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Business News/ Opinion / Time to get the governance of pension plans right

Retirement, pension and long-term savings have been a source of progressive public debate over the past few months. Now is the right time to take a close look at how the country governs retirement plans and how different population segments will have access to financial security in old age. Fortunately, India has the benefit of time to get things right and with some small steps and wider support of the public and companies, we can take some important initiatives to make our overall pension system sustainable, transparent and well-governed.

Though India has one of the youngest populations in the world, by 2050 we are projected to have amongst the largest number of people in old age (over 300 million people). Average age is projected to increase to the mid-thirties and birth life expectancy is set to increase by over 5 years. These facts and projections are the fulcrum around which retirement adequacy plans will need to be conceived.

Formal employed individuals are fortunate to have some statutory benefits in the form of provident fund (PF) and gratuity. A number may also have access to superannuation plans or other pension plans (in particular, government and public sector employees). Studies clearly indicate that employees place a high degree of reliance on these benefits for their longer term financial planning. However, there is an opportunity to improve the consistency in understanding, visibility and governance of these employer plans when these are administered through a separate Trust.

While the Employees’ Provident Fund Organisation’s (EPFO’s) requirements for any PF Trust are well defined, the same can’t be said for gratuity, superannuation and other pension trusts. For one, I don’t believe anyone in the country knows exactly how many of these plans there actually are, and that to me is a red flag.

Anecdotally, there would be tens of thousands of such Trusts. The only governing body for such non-PF trusts is the tax office, as every Trust is to be approved by the income tax office (ITO). However, the scope for the ITO is limited and there is no consistent mechanism for oversight on items such as Trust financials and documentation, trustee capability and investment pattern adherence to Ministry of Finance rules.

Without some of these, how can employees have confidence in Trust administration, benefit provision and funds management?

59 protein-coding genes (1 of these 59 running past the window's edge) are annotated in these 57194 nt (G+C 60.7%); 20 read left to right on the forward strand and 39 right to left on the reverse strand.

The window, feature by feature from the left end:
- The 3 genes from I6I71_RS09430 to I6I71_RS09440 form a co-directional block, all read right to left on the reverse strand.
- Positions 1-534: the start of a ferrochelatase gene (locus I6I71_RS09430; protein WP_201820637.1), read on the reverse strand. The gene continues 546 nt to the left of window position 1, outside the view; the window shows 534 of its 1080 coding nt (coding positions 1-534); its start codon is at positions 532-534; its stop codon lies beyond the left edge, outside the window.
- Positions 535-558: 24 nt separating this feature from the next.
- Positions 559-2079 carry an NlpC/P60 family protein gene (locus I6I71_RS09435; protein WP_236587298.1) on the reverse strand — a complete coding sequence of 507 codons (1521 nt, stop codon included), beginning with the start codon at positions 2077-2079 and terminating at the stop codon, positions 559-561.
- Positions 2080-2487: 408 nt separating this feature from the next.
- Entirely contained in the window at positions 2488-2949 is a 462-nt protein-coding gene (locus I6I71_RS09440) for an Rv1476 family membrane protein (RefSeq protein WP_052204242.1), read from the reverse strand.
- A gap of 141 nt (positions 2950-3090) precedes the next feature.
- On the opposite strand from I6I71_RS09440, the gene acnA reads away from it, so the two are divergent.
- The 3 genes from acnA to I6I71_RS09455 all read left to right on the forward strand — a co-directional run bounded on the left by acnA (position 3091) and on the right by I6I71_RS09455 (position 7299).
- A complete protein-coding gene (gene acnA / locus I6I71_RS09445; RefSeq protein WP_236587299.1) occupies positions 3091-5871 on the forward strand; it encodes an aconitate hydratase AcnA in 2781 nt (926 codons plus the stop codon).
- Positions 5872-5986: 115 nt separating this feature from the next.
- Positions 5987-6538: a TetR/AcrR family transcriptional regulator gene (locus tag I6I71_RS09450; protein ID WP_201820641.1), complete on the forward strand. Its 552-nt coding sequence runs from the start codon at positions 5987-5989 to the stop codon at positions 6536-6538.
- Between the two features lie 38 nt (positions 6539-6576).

Some prevalent examples of oversight include not having documentary evidence of the Trust being ITO-approved, originals of the Trust deed and rules being outdated or even lost, and lack of clarity in dealing with employees’ liabilities and Trust funds in case of transfers within group companies. Poor awareness around third-party administrators managing Trust records, service levels and reconciliations is also a concern. In some cases, companies have mistakenly believed that having a group gratuity or superannuation policy with an insurance company meant not requiring a Trust deed and rules and that their policy is automatically ITO-approved.

A framework is required to build sophistication over time. The Pension Fund Regulatory & Development Authority Act (PFRDA Act), passed by Parliament in September 2013, suggests that the Authority could be the body to formulate such a framework for pension schemes that are not regulated by existing legislation. This would not include PF Acts where the PFRDA Act is not applicable.

For the remainder non-PF Trusts, why not evolve a framework within the gambit of PFRDA?

A good start would be to conduct a comprehensive census of all the plans out there and at the very least ensure that each one is authentic and has requisite documentation. This is not an easy task but the information does exist between income tax offices, insurance companies and companies themselves. In the future, guidelines can be framed for trustee board composition and education, disclosure guidelines to employees or members, investment policy and performance monitoring, funding contribution principles (defined benefit plans) and general board activities.

We could learn from some of the principles laid out in the UK’s Pension Act, 1995. Some of the notable regulations were around establishing a special Occupational Regulatory Authority; greater disclosures to members of plans; minimum member nominated trustees; introduction of clear documentation showing what should be paid into a scheme, and monitoring of those contributions; whistle blowing responsibilities of third-party professionals.

Other countries have also introduced reforms to enhance coverage of pension plans, increase administrative efficiency as well as increase adequacy and sustainability of pensions.

These initial measures will benefit us in India in a way that the government is better able to draft policies, companies will benefit from the guidance and consistency in understanding; and finally the employees or beneficiaries will benefit by being more aware and holding their employers accountable as custodians of their long-term financial security.

Eventually, getting retirement benefits governance right today would be an important step in driving India towards being a pensioned society in the future.

Kulin Patel is director, Willis Towers Watson India.

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Updated: 01 Jun 2016, 04:31 AM IST
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